Supraventricular Tachycardia Causing Left Ventricular Dysfunction

Am J Cardiol. 2021 Nov 15;159:72-78. doi: 10.1016/j.amjcard.2021.08.026.


There is limited evidence on characterization and natural history of supraventricular tachycardia (SVT)-induced left ventricular (LV) dysfunction. The aim of this work was to characterize clinical features and long-term evolution of SVT-induced LV dysfunction. Patients consecutively admitted with sustained SVT and heart rate >100 bpm as the only known cause of a new onset LV systolic dysfunction (i.e., LV ejection fraction [EF] <50%) were analyzed. Patients were then revaluated periodically. Recovered LVEF (i.e., ≥50%) and a composite of death, heart transplant or first episode of major ventricular arrhythmias were evaluated as study end-points. We enrolled 83 patients. After SVT therapy, 56 (67%) showed a recovered LVEF at the last follow-up of median 54 (interquartile range 36 to 87) months. Seventeen (30%) of those patients had a temporary new drop in LVEF during follow-up associated to high-rate SVT relapse. At presentation, patients with recovered LVEF were younger (52 vs 67 years respectively, p <0.001) and had higher LVEF (34% vs 27% respectively, p = 0.005) compared to non-recovered LVEF patients. Finally, 4% of recovered LVEF patients vs 26% of nonrecovered LVEF patients experienced death/heart transplant/major ventricular arrhythmias during follow-up (p = 0.004). In conclusion, after almost 5 years of follow-up, two-thirds of patients with high-rate SVT causing a newly diagnosed LV systolic dysfunction recovered and maintained normal LV function after SVT control, with a subsequent benign outcome. Long term individual surveillance is required in those patients, as arrhythmic recurrences and new drops in LVEF are common in the long term.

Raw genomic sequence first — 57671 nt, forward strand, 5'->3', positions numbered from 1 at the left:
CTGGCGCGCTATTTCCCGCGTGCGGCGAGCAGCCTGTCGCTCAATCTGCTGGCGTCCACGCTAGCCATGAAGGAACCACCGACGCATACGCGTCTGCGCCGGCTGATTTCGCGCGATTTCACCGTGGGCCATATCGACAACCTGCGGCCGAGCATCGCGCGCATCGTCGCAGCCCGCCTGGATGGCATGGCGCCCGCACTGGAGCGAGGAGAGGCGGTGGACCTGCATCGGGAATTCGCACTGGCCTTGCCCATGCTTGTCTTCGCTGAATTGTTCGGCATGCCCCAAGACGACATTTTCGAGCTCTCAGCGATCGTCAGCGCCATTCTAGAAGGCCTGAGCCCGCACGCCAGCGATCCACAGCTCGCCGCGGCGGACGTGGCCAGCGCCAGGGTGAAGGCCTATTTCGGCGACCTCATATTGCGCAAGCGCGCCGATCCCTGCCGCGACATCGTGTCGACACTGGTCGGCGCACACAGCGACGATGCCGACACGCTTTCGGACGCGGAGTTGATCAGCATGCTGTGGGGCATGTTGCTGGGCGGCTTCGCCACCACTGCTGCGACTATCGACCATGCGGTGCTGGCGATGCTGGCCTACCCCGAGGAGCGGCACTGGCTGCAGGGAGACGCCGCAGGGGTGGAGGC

MeSH terms

  • Adult
  • Aged
  • Female
  • Humans
  • Male
  • Middle Aged
  • Retrospective Studies
  • Tachycardia, Supraventricular / complications*
  • Ventricular Dysfunction, Left / diagnosis*
  • Ventricular Dysfunction, Left / etiology*